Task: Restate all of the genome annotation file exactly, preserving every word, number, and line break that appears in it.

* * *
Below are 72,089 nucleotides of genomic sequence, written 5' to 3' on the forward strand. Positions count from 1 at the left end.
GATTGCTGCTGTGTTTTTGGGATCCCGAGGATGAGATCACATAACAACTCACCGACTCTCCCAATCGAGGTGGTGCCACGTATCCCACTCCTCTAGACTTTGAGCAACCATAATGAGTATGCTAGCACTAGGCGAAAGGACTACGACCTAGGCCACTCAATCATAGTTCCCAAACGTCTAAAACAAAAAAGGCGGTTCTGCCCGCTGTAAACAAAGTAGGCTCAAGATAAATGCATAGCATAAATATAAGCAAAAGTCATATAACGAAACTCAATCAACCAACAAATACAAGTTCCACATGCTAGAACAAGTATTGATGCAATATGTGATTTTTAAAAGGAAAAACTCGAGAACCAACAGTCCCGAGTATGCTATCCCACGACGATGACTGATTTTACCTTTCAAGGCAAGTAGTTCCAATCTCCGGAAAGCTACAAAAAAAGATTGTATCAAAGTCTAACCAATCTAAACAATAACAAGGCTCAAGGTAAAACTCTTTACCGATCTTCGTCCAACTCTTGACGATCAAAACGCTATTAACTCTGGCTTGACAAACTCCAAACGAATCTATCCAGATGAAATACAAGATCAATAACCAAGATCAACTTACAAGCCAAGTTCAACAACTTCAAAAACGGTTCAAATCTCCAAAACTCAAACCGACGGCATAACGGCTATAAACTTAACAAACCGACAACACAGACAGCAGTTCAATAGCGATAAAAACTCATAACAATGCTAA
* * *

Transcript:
Below are 72,089 nucleotides of genomic sequence, written 5' to 3' on the forward strand. Positions count from 1 at the left end.
GATTGCTGCTGTGTTTTTGGGATCCCGAGGATGAGATCACATAACAACTCACCGACTCTCCCAATCGAGGTGGTGCCACGTATCCCACTCCTCTAGACTTTGAGCAACCATAATGAGTATGCTAGCACTAGGCGAAAGGACTACGACCTAGGCCACTCAATCATAGTTCCCAAACGTCTAAAACAAAAAAGGCGGTTCTGCCCGCTGTAAACAAAGTAGGCTCAAGATAAATGCATAGCATAAATATAAGCAAAAGTCATATAACGAAACTCAATCAACCAACAAATACAAGTTCCACATGCTAGAACAAGTATTGATGCAATATGTGATTTTTAAAAGGAAAAACTCGAGAACCAACAGTCCCGAGTATGCTATCCCACGACGATGACTGATTTTACCTTTCAAGGCAAGTAGTTCCAATCTCCGGAAAGCTACAAAAAAAGATTGTATCAAAGTCTAACCAATCTAAACAATAACAAGGCTCAAGGTAAAACTCTTTACCGATCTTCGTCCAACTCTTGACGATCAAAACGCTATTAACTCTGGCTTGACAAACTCCAAACGAATCTATCCAGATGAAATACAAGATCAATAACCAAGATCAACTTACAAGCCAAGTTCAACAACTTCAAAAACGGTTCAAATCTCCAAAACTCAAACCGACGGCATAACGGCTATAAACTTAACAAACCGACAACACAGACAGCAGTTCAATAGCGATAAAAACTCATAACAATGCTAA